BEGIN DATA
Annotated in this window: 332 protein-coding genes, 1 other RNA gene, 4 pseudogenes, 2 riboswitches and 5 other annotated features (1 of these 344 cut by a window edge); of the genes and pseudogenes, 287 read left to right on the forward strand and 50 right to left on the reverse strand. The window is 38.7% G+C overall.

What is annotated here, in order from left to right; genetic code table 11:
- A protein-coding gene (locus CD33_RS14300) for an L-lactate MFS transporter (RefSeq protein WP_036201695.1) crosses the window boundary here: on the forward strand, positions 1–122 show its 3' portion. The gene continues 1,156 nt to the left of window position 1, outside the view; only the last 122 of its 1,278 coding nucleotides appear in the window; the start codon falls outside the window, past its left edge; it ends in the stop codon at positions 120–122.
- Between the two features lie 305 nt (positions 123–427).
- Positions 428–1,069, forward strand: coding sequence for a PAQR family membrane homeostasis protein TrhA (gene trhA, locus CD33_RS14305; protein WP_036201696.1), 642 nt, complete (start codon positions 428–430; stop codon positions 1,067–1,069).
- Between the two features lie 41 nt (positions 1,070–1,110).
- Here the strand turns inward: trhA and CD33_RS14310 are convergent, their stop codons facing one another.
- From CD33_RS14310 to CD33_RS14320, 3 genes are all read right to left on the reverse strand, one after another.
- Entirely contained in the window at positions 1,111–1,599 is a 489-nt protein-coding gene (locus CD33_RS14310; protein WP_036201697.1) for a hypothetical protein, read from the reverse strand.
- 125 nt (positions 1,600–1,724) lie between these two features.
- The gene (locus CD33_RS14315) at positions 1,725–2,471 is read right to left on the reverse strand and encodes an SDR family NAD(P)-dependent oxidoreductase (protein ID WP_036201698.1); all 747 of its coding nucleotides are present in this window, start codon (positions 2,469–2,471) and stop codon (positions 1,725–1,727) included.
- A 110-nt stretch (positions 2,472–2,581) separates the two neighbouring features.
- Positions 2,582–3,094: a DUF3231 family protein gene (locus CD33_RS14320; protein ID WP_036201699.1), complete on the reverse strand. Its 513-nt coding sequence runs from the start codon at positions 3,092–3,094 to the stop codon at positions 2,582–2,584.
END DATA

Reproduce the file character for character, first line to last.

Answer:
Annotated in this window: 332 protein-coding genes, 1 other RNA gene, 4 pseudogenes, 2 riboswitches and 5 other annotated features (1 of these 344 cut by a window edge); of the genes and pseudogenes, 287 read left to right on the forward strand and 50 right to left on the reverse strand. The window is 38.7% G+C overall.

What is annotated here, in order from left to right; genetic code table 11:
- A protein-coding gene (locus CD33_RS14300) for an L-lactate MFS transporter (RefSeq protein WP_036201695.1) crosses the window boundary here: on the forward strand, positions 1–122 show its 3' portion. The gene continues 1,156 nt to the left of window position 1, outside the view; only the last 122 of its 1,278 coding nucleotides appear in the window; the start codon falls outside the window, past its left edge; it ends in the stop codon at positions 120–122.
- Between the two features lie 305 nt (positions 123–427).
- Positions 428–1,069, forward strand: coding sequence for a PAQR family membrane homeostasis protein TrhA (gene trhA, locus CD33_RS14305; protein WP_036201696.1), 642 nt, complete (start codon positions 428–430; stop codon positions 1,067–1,069).
- Between the two features lie 41 nt (positions 1,070–1,110).
- Here the strand turns inward: trhA and CD33_RS14310 are convergent, their stop codons facing one another.
- From CD33_RS14310 to CD33_RS14320, 3 genes are all read right to left on the reverse strand, one after another.
- Entirely contained in the window at positions 1,111–1,599 is a 489-nt protein-coding gene (locus CD33_RS14310; protein WP_036201697.1) for a hypothetical protein, read from the reverse strand.
- 125 nt (positions 1,600–1,724) lie between these two features.
- The gene (locus CD33_RS14315) at positions 1,725–2,471 is read right to left on the reverse strand and encodes an SDR family NAD(P)-dependent oxidoreductase (protein ID WP_036201698.1); all 747 of its coding nucleotides are present in this window, start codon (positions 2,469–2,471) and stop codon (positions 1,725–1,727) included.
- A 110-nt stretch (positions 2,472–2,581) separates the two neighbouring features.
- Positions 2,582–3,094: a DUF3231 family protein gene (locus CD33_RS14320; protein ID WP_036201699.1), complete on the reverse strand. Its 513-nt coding sequence runs from the start codon at positions 3,092–3,094 to the stop codon at positions 2,582–2,584.